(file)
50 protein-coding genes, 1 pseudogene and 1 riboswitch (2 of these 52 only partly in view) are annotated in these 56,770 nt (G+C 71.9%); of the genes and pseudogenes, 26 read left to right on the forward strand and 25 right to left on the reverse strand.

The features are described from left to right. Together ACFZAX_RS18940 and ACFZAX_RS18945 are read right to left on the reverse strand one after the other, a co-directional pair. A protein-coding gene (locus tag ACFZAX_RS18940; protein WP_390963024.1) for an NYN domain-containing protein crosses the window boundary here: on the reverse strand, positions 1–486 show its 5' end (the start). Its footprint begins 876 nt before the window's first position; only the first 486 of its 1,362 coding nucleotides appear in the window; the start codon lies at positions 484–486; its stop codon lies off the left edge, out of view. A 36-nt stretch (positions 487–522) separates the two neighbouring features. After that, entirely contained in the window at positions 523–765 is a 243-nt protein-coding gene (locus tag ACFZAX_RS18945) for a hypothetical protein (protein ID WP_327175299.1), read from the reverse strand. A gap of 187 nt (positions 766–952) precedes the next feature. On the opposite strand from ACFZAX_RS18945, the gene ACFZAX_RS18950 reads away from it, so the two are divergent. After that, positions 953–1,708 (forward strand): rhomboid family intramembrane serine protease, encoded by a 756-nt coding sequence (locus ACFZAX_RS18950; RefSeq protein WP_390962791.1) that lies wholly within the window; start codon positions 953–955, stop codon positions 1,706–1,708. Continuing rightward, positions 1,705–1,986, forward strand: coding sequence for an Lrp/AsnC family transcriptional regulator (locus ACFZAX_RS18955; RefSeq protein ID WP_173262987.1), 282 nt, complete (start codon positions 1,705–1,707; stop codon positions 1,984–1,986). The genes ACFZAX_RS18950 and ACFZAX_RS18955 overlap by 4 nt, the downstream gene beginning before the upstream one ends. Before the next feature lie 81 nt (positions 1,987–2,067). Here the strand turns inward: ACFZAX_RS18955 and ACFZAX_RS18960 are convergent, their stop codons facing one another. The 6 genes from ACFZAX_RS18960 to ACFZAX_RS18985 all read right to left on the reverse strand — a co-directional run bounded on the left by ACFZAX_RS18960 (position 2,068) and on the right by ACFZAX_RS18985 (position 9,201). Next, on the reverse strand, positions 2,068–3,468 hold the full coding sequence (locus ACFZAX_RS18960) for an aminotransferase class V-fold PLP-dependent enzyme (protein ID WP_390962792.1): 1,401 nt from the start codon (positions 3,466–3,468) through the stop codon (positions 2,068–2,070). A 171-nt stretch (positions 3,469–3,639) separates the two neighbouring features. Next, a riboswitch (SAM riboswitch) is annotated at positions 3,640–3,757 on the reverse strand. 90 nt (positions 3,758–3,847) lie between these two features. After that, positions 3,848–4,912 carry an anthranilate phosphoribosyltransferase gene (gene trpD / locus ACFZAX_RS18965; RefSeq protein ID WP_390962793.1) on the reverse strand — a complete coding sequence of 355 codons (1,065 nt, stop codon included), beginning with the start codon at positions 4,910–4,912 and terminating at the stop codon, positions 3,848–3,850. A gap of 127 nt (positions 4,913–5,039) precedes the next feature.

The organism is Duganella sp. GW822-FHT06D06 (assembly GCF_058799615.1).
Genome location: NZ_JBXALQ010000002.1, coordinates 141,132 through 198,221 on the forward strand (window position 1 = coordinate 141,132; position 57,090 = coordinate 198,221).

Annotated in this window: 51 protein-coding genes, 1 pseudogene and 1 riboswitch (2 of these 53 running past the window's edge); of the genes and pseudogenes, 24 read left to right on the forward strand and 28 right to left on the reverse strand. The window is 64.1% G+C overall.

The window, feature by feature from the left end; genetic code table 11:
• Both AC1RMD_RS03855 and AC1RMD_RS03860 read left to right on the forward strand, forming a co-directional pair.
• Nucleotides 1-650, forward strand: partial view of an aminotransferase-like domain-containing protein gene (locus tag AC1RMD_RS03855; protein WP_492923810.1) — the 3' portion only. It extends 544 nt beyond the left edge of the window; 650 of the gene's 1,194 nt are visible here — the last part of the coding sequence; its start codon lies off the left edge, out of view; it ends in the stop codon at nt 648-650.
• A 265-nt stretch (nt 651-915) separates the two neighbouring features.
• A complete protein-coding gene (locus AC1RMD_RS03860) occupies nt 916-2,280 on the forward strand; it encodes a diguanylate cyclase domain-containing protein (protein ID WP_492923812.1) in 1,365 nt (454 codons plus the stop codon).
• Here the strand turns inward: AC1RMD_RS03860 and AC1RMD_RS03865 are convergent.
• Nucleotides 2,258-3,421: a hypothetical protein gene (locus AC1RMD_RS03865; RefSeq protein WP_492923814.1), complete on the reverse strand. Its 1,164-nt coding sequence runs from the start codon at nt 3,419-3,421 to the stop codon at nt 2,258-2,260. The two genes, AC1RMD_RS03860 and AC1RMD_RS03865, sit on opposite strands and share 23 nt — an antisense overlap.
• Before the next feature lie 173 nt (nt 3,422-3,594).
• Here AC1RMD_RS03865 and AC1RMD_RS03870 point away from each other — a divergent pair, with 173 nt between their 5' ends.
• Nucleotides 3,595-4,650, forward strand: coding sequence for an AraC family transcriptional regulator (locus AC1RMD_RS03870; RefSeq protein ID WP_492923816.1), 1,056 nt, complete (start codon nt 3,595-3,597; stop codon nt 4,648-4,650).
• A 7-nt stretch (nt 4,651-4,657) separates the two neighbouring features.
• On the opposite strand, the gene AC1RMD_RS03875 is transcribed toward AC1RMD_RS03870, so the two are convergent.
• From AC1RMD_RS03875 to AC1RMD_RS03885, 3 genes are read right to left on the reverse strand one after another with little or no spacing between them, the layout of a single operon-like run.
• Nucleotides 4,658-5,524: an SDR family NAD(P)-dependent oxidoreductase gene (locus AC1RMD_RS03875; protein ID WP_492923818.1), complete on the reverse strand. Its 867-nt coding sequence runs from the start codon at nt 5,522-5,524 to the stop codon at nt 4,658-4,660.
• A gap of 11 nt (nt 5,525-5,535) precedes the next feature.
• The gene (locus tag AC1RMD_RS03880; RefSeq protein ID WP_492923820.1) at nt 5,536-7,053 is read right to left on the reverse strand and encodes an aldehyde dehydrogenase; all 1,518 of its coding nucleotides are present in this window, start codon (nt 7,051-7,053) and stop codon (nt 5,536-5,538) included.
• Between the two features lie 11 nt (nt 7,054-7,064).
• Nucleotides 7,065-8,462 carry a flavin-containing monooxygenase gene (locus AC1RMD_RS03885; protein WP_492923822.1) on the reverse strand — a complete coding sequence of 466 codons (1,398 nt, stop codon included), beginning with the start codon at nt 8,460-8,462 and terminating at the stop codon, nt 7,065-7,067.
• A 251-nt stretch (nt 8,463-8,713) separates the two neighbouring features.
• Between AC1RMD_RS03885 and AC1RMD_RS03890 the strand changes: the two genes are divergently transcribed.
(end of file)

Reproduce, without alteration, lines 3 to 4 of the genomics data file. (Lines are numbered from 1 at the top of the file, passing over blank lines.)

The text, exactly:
The organism is Duganella sp. GW822-FHT06D06 (assembly GCF_058799615.1).
Genome location: NZ_JBXALQ010000002.1, coordinates 141,132 through 198,221 on the forward strand (window position 1 = coordinate 141,132; position 57,090 = coordinate 198,221).